July 31, 2023
Multnomah County District Attorney Mike Schmidt today announced that Deputy District Attorney Charlie Weiss has been assigned as the bias crime prosecutor for the DA’s Office. The position is partially funded through a grant from the federal Bureau of Justice Assistance’s Matthew Shepard and James Byrd, Jr. Hate Crimes Program.
“Hate and discrimination have no place in our communities,” said DA Schmidt. “I am pleased that this grant award will allow us to dedicate a prosecutor to effectively address bias crimes, which have a disproportionate ripple effect on our communities. The grant allows for a more proactive approach to address community concerns and advocate for people who have been victims of bias crimes to come forward so that we can hold perpetrators accountable.”
Attorney General Elen Rosenblum said, “I am thrilled to learn about this federal grant and that the Multnomah County DA’ s office will be adding to the state’s ongoing anti-hate and bias efforts. I commend DA Schmidt for making outreach to victims and prosecution of bias crimes a priority, and in doing so, helping Oregonians of all backgrounds to feel like they belong here.”
As the bias crimes prosecutor, Deputy DA Weiss performs community outreach, connecting with culturally-specific and additional community partners to identify barriers to reporting and pursuing cases; helps connect victims to advocates and services; coordinates with law enforcement on bias crime investigations and referrals; and works with the Oregon Department of Justice (DOJ) on issues related to bias crime reporting.
“It’s no secret that there’s been a surge in bias crimes and incidents across the country, and Multnomah County is not immune to that,” said Deputy DA Weiss. “It’s important that we meet people where they are, that we work with community partners to address bias issues head on, and that we stand together in saying that hate is not part of who we are as Oregonians.”
MCDA thanks the following partners that contributed to its grant proposal: Immigrant and Refugee Community Organization, Muslim Advisory Council, Somali American Council of Oregon, Slavic Advisory Council, Asian Pacific Islander American Council, the Portland Police Bureau, and the Multnomah County Local Public Safety Coordinating Council.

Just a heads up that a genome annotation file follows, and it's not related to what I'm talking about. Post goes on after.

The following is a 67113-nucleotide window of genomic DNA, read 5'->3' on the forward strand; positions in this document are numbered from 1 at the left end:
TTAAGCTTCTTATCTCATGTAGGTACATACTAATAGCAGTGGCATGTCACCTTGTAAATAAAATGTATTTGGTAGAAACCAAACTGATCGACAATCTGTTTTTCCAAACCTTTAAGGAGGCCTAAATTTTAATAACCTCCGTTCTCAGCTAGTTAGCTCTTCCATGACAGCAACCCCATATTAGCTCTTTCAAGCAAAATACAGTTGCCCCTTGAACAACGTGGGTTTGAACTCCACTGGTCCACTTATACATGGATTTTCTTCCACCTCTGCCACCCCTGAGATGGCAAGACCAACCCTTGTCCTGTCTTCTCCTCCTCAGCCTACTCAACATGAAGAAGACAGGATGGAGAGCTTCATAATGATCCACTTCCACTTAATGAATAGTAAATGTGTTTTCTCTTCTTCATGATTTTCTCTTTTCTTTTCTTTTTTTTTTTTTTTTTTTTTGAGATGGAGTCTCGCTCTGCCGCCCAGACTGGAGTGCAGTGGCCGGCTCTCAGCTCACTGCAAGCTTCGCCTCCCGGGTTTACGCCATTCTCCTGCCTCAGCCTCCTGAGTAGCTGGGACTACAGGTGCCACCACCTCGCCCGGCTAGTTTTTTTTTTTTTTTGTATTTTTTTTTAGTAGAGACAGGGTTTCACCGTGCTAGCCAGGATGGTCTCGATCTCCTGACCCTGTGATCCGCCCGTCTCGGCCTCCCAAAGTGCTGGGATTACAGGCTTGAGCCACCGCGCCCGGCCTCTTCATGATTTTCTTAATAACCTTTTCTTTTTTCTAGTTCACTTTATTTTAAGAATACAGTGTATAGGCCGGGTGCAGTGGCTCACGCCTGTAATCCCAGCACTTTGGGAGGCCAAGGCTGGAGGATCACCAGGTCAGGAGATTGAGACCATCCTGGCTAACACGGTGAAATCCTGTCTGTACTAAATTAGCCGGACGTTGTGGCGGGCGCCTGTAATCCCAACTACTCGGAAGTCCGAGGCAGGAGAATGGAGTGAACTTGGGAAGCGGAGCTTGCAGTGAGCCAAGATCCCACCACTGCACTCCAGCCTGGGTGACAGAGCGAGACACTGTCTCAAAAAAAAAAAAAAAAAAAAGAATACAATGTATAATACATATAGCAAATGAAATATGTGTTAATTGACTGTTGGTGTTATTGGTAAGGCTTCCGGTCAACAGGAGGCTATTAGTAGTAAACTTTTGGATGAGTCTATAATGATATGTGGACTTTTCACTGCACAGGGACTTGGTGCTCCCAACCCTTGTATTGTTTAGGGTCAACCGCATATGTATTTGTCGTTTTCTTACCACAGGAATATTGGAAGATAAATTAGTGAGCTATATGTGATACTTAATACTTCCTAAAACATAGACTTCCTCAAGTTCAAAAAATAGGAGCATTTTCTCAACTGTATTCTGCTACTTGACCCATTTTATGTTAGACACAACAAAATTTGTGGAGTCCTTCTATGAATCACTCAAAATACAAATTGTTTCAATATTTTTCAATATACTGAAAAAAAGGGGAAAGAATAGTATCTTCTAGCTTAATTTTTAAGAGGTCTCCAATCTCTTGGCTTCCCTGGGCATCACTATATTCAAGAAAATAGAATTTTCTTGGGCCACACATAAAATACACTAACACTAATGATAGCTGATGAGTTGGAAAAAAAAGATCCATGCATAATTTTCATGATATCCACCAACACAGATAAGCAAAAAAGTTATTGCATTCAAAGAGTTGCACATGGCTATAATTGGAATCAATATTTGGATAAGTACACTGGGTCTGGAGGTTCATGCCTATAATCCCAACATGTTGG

Bias Crime Reporting
In January 2020, the Oregon DOJ launched the Bias Response Hotline, which has fielded over 7,300 reports of hate and bias throughout Oregon to date. The hotline was created to prioritize the needs of victims of hate crimes and bias incidents, to address the significant undercounting of bias incidents, and therefore to make it easier and safer for victims to provide reports and receive support.
To report bias incidents to a confidential advocate, contact the Bias Response Hotline at StandAgainstHate.Oregon.gov (a web report feature is available in 9 languages, and a new live chat/text feature will be available in four languages later this summer) or 1-844-924-BIAS (2427) to report to a confidential advocate. Community members can report in any language, and the hotline accepts all Relay calls.
Bias Crime Prosecution
The DA’s Office publishes a bias crimes dashboard that tracks cases involving at least one bias crime charge. From July 1, 2019 through June 30, 2023, 189 bias crime cases were referred to the DA’s Office by law enforcement. Of those:
- Prosecutors issued charges in 159 cases (84%).
- Prosecutors were not able to issue charges in 26 cases because:
- There was insufficient evidence in 17 of those cases
- More follow-up was needed by law enforcement in 8 of those cases
- The grand jury did not indict in 1 of those cases
Deputy DA Weiss recently sat down with Oregon DOJ Civil Rights and Social Justice Director Fay Stetz-Waters for a conversation about bias crimes. A recording of that conversation is available here.